Embracing Babies: Kangaroo Mother Care in Indonesia

Published on April 15, 2024

By Ester Lucia Hutabarat, Senior Communications Specialist, MOMENTUM Private Healthcare Delivery Indonesia

Kangaroo Mother Care (KMC) is a simple and cost-effective method of caring for premature and low birth weight babies. During KMC, the baby is kept close to the mother’s warm skin, helping to regulate the baby’s body temperature and prevent hypothermia. The World Health Organization recommends that immediate KMC, which involves skin-to-skin contact with the mother and exclusive breastfeeding, is started as soon as a preterm or low birthweight baby is born.

Alia Hospital in East Jakarta, Indonesia. Photo Credit: Ester L. Hutabarat/MOMENTUM Private Healthcare Delivery

Alia Hospital, in Indonesia’s capital city of Jakarta, supports KMC as it helps to increase weight gain, encourage maternal newborn bonding, and build mothers’ confidence to take care of their babies. Merita Basril, a newborn intensive care unit (NICU) nurse from Alia Hospital shares, “After we introduced KMC to them and made it a regular practice, these mothers and babies [that used KMC in the hospital] are then discharged and don’t have problems at home. Their babies’ weight gain is faster, and we have not seen an increase in readmissions or mortality. We recognize that KMC has many benefits for all babies.”

While Alia Hospital is now utilizing KMC as a routine practice, this was not always the case. As one of 101 MOMENTUM Private Healthcare Delivery-supported facilities in 2023, Alia Hospital receives ongoing technical assistance to improve quality of care. This B-class hospital1 caters to roughly 200 deliveries per month. Some 7.5% of newborn admissions are hypothermia cases, which are especially common in low birth weight and premature babies. All hypothermia cases are admitted to the NICU directly after birth. However, the hospital does not have a transport incubator for transferring low birth weight babies from the Operating Room (OR) to the NICU. Nurse Merita explained, “There’s an incubator in the OR and plenty in the NICU, but we don’t have the means to keep the baby’s temperature stable when they are transferred from one place to the other.”

In seeking to address the challenges around transport, a mentor from Cipto Mangunkusumo General Public Hospital recommended Alia Hospital use the KMC method to transfer low weight babies from the OR to the NICU. This has been found to offer several benefits compared to transporting them in incubators.

A midwife helps a mother use KMC with her low-birth-weight baby. Photo Credit: Ester L. Hutabarat/MOMENTUM Private Healthcare Delivery

With MOMENTUM’s support, the hospital developed Standard Operating Procedures for using KMC to transport babies, procured supplies such as wraps and blankets, and trained all midwives and nurses in the OR, labor room, NICU, and nursery on the approach.

Sara Dara, who delivered her low birth weight baby at 35 weeks, was one of the first patients at Alia Hospital to be introduced to KMC. “The midwife and nurses talked to me and my husband about the problem and educated us on the KMC method. They said my husband would need to carry our baby after birth like a kangaroo from the operating room to NICU,” said Sara Dara. “We hesitated at first since this is our first time [in this situation]. My first and second children were both born at normal gestational age, so we didn’t have this problem then. The midwife kept motivating and educating us as to [how to] keep our baby safe.” With assistance from the midwife and nurses, Sara’s husband used KMC to transport their baby from the OR to the NICU. The baby’s temperature remained stable once admitted to NICU.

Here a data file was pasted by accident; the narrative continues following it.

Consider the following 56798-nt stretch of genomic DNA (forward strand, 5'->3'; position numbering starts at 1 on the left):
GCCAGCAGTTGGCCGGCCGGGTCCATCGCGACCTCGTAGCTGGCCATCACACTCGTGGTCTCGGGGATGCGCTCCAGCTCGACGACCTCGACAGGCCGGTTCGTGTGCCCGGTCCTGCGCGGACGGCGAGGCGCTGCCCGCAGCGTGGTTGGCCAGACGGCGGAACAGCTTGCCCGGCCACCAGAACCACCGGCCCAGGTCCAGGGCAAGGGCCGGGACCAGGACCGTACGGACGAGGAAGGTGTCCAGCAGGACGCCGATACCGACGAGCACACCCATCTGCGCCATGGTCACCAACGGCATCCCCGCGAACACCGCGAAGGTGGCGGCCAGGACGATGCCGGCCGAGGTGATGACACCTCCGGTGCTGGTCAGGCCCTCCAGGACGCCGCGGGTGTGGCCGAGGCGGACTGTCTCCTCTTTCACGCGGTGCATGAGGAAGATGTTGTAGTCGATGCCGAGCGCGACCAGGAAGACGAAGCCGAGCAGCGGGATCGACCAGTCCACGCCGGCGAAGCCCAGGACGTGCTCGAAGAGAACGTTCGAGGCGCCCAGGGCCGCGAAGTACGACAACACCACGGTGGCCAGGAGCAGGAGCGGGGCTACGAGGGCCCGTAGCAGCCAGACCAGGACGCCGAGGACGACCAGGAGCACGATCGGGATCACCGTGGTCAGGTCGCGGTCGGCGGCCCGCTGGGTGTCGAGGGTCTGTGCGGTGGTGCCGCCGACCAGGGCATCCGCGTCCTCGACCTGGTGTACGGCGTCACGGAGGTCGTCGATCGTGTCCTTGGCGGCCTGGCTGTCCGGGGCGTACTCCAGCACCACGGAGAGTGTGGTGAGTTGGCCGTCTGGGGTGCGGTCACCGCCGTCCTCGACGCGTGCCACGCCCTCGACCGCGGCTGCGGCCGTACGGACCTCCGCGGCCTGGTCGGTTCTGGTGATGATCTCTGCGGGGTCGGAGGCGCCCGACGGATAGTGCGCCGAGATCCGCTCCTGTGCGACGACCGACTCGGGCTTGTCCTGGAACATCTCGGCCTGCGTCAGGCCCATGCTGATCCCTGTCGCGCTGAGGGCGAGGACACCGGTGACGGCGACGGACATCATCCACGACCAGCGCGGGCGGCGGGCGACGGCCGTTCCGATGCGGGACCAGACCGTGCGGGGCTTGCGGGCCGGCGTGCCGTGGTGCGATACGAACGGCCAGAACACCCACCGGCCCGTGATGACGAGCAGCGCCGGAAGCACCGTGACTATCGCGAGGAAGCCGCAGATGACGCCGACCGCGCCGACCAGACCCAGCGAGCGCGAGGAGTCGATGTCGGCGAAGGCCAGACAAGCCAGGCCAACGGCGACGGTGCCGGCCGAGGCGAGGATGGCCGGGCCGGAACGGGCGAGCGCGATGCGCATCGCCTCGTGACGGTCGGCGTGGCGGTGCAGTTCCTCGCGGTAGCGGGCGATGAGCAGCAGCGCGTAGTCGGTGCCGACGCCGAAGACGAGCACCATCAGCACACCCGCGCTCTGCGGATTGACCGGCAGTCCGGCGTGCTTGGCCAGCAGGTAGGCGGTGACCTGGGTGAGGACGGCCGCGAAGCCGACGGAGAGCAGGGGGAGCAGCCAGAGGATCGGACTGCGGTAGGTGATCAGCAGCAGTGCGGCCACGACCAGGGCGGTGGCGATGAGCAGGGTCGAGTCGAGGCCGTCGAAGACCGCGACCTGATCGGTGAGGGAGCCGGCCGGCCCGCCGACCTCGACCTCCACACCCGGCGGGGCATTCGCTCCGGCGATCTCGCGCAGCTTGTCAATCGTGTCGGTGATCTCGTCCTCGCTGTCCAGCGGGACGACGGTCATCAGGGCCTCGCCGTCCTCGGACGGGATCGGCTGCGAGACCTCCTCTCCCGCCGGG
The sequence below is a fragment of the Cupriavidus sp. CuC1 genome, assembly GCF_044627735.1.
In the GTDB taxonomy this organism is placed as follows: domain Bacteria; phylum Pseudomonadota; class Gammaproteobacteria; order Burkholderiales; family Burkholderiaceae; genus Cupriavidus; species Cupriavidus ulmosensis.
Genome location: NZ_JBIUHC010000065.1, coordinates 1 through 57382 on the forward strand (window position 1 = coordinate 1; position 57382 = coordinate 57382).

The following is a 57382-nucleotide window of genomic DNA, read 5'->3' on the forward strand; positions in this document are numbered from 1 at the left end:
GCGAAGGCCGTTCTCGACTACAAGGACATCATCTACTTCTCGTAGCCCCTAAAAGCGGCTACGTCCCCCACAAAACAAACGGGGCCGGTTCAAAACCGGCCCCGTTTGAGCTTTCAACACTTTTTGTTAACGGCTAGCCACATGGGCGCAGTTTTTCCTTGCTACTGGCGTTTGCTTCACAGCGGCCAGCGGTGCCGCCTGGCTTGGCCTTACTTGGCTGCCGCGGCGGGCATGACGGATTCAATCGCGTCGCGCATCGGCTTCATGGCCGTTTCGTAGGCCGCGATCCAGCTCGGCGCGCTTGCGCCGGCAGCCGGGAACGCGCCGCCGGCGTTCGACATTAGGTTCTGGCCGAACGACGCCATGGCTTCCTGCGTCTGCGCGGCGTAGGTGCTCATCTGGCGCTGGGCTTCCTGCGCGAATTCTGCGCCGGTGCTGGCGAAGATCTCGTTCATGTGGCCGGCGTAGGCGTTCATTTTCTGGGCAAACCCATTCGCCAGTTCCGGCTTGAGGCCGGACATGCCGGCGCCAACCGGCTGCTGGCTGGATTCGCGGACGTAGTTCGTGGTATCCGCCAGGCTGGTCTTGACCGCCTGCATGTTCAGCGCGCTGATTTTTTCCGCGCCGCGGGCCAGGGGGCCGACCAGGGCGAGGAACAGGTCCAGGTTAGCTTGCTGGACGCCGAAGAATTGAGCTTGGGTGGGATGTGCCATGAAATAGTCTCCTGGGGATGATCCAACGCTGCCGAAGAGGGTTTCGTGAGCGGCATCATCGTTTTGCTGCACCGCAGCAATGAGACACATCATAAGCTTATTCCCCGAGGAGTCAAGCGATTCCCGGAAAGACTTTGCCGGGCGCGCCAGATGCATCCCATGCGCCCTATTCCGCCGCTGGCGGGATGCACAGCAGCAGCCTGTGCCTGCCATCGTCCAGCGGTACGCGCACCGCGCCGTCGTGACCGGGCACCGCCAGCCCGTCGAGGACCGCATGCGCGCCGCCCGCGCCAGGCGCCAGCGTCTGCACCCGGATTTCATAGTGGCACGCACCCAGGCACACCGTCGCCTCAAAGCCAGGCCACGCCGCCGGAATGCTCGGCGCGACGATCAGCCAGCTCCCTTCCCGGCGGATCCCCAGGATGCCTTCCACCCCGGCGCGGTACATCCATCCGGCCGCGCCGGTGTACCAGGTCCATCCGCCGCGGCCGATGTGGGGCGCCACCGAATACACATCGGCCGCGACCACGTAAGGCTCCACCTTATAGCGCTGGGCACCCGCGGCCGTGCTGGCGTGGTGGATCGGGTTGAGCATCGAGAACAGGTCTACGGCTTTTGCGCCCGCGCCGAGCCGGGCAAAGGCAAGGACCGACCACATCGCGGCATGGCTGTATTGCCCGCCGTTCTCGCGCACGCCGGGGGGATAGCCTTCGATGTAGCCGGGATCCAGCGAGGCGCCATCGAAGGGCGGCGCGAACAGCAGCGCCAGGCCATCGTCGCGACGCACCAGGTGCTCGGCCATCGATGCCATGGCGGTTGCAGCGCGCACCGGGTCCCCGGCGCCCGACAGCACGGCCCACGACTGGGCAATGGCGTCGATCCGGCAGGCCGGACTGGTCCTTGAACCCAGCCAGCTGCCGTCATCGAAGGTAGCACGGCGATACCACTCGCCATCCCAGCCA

A mother performs KMC with her baby for the first time. Photo Credit: Ester L. Hutabarat/MOMENTUM Private Healthcare Delivery

Within a three-month implementation period, Alia Hospital had delivered 34 low birth weight babies. The hospital was able to reduce hypothermia cases among babies admitted to the NICU from 100% to 7%. The hospital’s management and quality improvement team continue to support providers in using the method and educating patients. Dr. Tri Setiawardana, the hospital’s Head Section for Medical Services, shared, “As for the patients and their families, our healthcare workers will keep motivating and educating them on KMC prior to delivery, [and]even give them demonstrations to provoke their enthusiasm in helping to save the babies.”


  1. In Indonesia, a B-class hospital is a facility with the capacity to provide extensive specialist medical services and limited subspecialist services. There should be facilities and medical service capabilities for at least 4 basic specialists, 4 supporting medical specialists, 8 other specialists, and 2 basic subspecialists. B-class hospitals are established in each provincial capital (provincial hospital) to accommodate referral services from district hospitals (Government Regulation No. 47/2021).

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